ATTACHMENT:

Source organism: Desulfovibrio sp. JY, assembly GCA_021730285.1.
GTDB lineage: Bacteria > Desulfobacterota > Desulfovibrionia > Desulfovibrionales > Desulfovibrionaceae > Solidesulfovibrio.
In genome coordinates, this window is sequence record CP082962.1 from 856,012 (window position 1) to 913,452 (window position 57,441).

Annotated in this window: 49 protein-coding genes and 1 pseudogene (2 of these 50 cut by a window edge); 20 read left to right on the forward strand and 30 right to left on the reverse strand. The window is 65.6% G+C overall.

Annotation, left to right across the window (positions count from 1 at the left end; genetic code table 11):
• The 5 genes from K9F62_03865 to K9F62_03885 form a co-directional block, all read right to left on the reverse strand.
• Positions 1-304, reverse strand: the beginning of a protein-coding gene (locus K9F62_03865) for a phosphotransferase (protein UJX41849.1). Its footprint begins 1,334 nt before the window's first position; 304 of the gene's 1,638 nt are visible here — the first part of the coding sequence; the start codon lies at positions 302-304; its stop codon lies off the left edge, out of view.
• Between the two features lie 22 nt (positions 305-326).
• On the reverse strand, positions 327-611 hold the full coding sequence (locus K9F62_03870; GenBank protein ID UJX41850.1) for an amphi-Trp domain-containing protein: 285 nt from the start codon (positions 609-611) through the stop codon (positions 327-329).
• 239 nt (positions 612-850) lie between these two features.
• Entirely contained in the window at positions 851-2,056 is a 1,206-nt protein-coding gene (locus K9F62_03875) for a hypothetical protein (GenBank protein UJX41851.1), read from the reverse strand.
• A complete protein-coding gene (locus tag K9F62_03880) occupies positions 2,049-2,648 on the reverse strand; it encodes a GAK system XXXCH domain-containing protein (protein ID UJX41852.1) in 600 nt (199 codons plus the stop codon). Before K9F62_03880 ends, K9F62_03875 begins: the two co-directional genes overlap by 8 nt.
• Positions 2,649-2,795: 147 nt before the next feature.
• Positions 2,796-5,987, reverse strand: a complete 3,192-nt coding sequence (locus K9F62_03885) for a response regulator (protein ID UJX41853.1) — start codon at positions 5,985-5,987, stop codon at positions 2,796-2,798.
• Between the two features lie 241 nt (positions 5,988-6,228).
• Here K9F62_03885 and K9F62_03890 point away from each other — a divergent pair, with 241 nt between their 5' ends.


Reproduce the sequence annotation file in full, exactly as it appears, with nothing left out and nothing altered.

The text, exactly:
Source organism: Desulfovibrio sp. JY, assembly GCA_021730285.1.
GTDB lineage: Bacteria > Desulfobacterota > Desulfovibrionia > Desulfovibrionales > Desulfovibrionaceae > Solidesulfovibrio.
In genome coordinates, this window is sequence record CP082962.1 from 856,012 (window position 1) to 913,452 (window position 57,441).

Annotated in this window: 49 protein-coding genes and 1 pseudogene (2 of these 50 cut by a window edge); 20 read left to right on the forward strand and 30 right to left on the reverse strand. The window is 65.6% G+C overall.

Annotation, left to right across the window (positions count from 1 at the left end; genetic code table 11):
• The 5 genes from K9F62_03865 to K9F62_03885 form a co-directional block, all read right to left on the reverse strand.
• Positions 1-304, reverse strand: the beginning of a protein-coding gene (locus K9F62_03865) for a phosphotransferase (protein UJX41849.1). Its footprint begins 1,334 nt before the window's first position; 304 of the gene's 1,638 nt are visible here — the first part of the coding sequence; the start codon lies at positions 302-304; its stop codon lies off the left edge, out of view.
• Between the two features lie 22 nt (positions 305-326).
• On the reverse strand, positions 327-611 hold the full coding sequence (locus K9F62_03870; GenBank protein ID UJX41850.1) for an amphi-Trp domain-containing protein: 285 nt from the start codon (positions 609-611) through the stop codon (positions 327-329).
• 239 nt (positions 612-850) lie between these two features.
• Entirely contained in the window at positions 851-2,056 is a 1,206-nt protein-coding gene (locus K9F62_03875) for a hypothetical protein (GenBank protein UJX41851.1), read from the reverse strand.
• A complete protein-coding gene (locus tag K9F62_03880) occupies positions 2,049-2,648 on the reverse strand; it encodes a GAK system XXXCH domain-containing protein (protein ID UJX41852.1) in 600 nt (199 codons plus the stop codon). Before K9F62_03880 ends, K9F62_03875 begins: the two co-directional genes overlap by 8 nt.
• Positions 2,649-2,795: 147 nt before the next feature.
• Positions 2,796-5,987, reverse strand: a complete 3,192-nt coding sequence (locus K9F62_03885) for a response regulator (protein ID UJX41853.1) — start codon at positions 5,985-5,987, stop codon at positions 2,796-2,798.
• Between the two features lie 241 nt (positions 5,988-6,228).
• Here K9F62_03885 and K9F62_03890 point away from each other — a divergent pair, with 241 nt between their 5' ends.